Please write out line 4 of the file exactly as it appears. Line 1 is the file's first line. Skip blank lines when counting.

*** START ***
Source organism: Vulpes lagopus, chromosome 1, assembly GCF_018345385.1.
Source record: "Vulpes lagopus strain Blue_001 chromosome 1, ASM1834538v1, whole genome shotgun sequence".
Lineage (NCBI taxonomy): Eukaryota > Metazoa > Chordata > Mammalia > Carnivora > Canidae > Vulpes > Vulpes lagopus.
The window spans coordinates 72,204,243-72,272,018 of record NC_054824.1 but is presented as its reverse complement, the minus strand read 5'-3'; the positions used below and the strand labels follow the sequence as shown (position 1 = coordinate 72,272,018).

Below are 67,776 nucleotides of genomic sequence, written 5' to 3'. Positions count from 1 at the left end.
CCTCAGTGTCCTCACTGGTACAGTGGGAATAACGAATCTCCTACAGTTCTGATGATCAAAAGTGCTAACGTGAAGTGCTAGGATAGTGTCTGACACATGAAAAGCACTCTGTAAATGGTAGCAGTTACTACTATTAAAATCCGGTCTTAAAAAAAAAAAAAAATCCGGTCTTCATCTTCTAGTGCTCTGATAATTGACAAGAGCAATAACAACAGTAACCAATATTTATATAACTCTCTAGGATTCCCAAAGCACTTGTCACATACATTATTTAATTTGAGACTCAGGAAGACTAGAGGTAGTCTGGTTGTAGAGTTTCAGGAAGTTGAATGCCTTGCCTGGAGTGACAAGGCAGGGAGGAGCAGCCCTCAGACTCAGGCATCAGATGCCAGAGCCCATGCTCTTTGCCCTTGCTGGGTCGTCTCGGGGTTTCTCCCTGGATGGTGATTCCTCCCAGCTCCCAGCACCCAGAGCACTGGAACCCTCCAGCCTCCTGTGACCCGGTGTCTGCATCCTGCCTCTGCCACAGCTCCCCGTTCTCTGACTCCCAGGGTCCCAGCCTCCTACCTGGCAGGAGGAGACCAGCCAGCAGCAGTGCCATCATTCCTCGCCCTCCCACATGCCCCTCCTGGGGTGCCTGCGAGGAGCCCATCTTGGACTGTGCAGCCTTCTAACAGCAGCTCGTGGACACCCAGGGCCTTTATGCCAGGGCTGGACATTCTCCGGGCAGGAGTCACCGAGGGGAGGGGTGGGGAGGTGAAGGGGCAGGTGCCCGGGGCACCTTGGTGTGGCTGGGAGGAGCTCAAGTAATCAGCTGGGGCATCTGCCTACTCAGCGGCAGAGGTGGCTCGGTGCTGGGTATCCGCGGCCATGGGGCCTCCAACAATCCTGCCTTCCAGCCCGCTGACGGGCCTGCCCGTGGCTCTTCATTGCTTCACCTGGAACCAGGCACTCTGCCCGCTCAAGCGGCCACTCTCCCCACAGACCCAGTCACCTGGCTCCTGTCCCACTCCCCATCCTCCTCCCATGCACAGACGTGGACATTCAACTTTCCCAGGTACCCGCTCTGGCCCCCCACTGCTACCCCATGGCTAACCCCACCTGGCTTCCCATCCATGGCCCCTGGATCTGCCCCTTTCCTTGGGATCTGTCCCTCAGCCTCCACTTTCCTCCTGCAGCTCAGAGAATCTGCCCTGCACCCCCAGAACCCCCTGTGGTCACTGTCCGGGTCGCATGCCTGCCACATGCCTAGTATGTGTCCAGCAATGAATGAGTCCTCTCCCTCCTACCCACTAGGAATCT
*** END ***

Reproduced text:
The window spans coordinates 72,204,243-72,272,018 of record NC_054824.1 but is presented as its reverse complement, the minus strand read 5'-3'; the positions used below and the strand labels follow the sequence as shown (position 1 = coordinate 72,272,018).